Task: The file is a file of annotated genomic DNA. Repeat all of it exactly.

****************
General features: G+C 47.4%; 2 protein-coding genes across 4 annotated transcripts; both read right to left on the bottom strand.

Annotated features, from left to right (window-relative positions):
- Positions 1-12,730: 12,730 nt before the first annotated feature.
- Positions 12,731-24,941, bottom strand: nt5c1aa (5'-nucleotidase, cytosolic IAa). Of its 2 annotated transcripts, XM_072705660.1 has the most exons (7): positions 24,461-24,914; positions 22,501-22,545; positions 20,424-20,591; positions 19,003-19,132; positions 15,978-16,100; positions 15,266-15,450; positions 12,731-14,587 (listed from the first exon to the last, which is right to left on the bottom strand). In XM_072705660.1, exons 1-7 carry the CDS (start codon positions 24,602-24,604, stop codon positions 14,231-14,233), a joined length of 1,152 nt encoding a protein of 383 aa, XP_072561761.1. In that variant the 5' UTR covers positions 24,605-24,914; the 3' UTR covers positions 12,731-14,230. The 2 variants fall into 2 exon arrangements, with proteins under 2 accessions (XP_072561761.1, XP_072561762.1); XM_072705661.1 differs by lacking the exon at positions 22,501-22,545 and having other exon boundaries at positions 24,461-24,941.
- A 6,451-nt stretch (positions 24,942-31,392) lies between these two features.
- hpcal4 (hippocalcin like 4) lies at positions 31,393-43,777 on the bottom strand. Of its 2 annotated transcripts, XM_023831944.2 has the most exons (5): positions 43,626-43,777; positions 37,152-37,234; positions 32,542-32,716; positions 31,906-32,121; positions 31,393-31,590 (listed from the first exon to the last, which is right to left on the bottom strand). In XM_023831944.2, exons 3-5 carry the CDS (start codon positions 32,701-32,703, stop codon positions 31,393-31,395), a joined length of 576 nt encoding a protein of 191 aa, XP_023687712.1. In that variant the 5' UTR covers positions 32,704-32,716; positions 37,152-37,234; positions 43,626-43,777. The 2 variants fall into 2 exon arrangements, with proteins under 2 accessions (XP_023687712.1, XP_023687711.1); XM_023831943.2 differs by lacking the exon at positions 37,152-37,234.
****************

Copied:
General features: G+C 47.4%; 2 protein-coding genes across 4 annotated transcripts; both read right to left on the bottom strand.

Annotated features, from left to right (window-relative positions):
- Positions 1-12,730: 12,730 nt before the first annotated feature.
- Positions 12,731-24,941, bottom strand: nt5c1aa (5'-nucleotidase, cytosolic IAa). Of its 2 annotated transcripts, XM_072705660.1 has the most exons (7): positions 24,461-24,914; positions 22,501-22,545; positions 20,424-20,591; positions 19,003-19,132; positions 15,978-16,100; positions 15,266-15,450; positions 12,731-14,587 (listed from the first exon to the last, which is right to left on the bottom strand). In XM_072705660.1, exons 1-7 carry the CDS (start codon positions 24,602-24,604, stop codon positions 14,231-14,233), a joined length of 1,152 nt encoding a protein of 383 aa, XP_072561761.1. In that variant the 5' UTR covers positions 24,605-24,914; the 3' UTR covers positions 12,731-14,230. The 2 variants fall into 2 exon arrangements, with proteins under 2 accessions (XP_072561761.1, XP_072561762.1); XM_072705661.1 differs by lacking the exon at positions 22,501-22,545 and having other exon boundaries at positions 24,461-24,941.
- A 6,451-nt stretch (positions 24,942-31,392) lies between these two features.
- hpcal4 (hippocalcin like 4) lies at positions 31,393-43,777 on the bottom strand. Of its 2 annotated transcripts, XM_023831944.2 has the most exons (5): positions 43,626-43,777; positions 37,152-37,234; positions 32,542-32,716; positions 31,906-32,121; positions 31,393-31,590 (listed from the first exon to the last, which is right to left on the bottom strand). In XM_023831944.2, exons 3-5 carry the CDS (start codon positions 32,701-32,703, stop codon positions 31,393-31,395), a joined length of 576 nt encoding a protein of 191 aa, XP_023687712.1. In that variant the 5' UTR covers positions 32,704-32,716; positions 37,152-37,234; positions 43,626-43,777. The 2 variants fall into 2 exon arrangements, with proteins under 2 accessions (XP_023687712.1, XP_023687711.1); XM_023831943.2 differs by lacking the exon at positions 37,152-37,234.